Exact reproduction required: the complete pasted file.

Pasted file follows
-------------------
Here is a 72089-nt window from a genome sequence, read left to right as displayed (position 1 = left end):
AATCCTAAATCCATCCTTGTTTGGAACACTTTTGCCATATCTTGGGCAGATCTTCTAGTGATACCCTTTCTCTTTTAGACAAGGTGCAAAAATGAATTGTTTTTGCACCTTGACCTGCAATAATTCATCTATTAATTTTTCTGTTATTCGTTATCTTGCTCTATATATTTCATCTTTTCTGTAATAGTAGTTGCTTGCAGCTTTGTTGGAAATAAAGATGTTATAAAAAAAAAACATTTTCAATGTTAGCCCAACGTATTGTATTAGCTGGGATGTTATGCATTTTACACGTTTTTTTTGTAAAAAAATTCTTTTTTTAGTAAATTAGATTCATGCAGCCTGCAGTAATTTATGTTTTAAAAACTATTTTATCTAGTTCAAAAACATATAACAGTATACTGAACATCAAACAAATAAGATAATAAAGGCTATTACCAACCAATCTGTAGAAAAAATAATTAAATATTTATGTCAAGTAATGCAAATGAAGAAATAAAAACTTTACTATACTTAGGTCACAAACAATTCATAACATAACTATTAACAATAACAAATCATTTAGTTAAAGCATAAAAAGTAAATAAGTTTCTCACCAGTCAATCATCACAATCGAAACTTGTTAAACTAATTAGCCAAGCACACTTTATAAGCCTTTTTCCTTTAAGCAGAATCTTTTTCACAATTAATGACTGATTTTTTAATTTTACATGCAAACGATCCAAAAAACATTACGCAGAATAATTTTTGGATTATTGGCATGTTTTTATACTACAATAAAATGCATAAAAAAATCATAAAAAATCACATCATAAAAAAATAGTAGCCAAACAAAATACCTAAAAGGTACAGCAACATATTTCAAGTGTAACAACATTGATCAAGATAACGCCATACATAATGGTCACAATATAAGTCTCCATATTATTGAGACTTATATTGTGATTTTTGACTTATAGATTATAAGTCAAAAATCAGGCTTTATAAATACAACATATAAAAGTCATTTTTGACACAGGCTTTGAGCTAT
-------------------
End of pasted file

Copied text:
Here is a 72089-nt window from a genome sequence, read left to right as displayed (position 1 = left end):
AATCCTAAATCCATCCTTGTTTGGAACACTTTTGCCATATCTTGGGCAGATCTTCTAGTGATACCCTTTCTCTTTTAGACAAGGTGCAAAAATGAATTGTTTTTGCACCTTGACCTGCAATAATTCATCTATTAATTTTTCTGTTATTCGTTATCTTGCTCTATATATTTCATCTTTTCTGTAATAGTAGTTGCTTGCAGCTTTGTTGGAAATAAAGATGTTATAAAAAAAAAACATTTTCAATGTTAGCCCAACGTATTGTATTAGCTGGGATGTTATGCATTTTACACGTTTTTTTTGTAAAAAAATTCTTTTTTTAGTAAATTAGATTCATGCAGCCTGCAGTAATTTATGTTTTAAAAACTATTTTATCTAGTTCAAAAACATATAACAGTATACTGAACATCAAACAAATAAGATAATAAAGGCTATTACCAACCAATCTGTAGAAAAAATAATTAAATATTTATGTCAAGTAATGCAAATGAAGAAATAAAAACTTTACTATACTTAGGTCACAAACAATTCATAACATAACTATTAACAATAACAAATCATTTAGTTAAAGCATAAAAAGTAAATAAGTTTCTCACCAGTCAATCATCACAATCGAAACTTGTTAAACTAATTAGCCAAGCACACTTTATAAGCCTTTTTCCTTTAAGCAGAATCTTTTTCACAATTAATGACTGATTTTTTAATTTTACATGCAAACGATCCAAAAAACATTACGCAGAATAATTTTTGGATTATTGGCATGTTTTTATACTACAATAAAATGCATAAAAAAATCATAAAAAATCACATCATAAAAAAATAGTAGCCAAACAAAATACCTAAAAGGTACAGCAACATATTTCAAGTGTAACAACATTGATCAAGATAACGCCATACATAATGGTCACAATATAAGTCTCCATATTATTGAGACTTATATTGTGATTTTTGACTTATAGATTATAAGTCAAAAATCAGGCTTTATAAATACAACATATAAAAGTCATTTTTGACACAGGCTTTGAGCTAT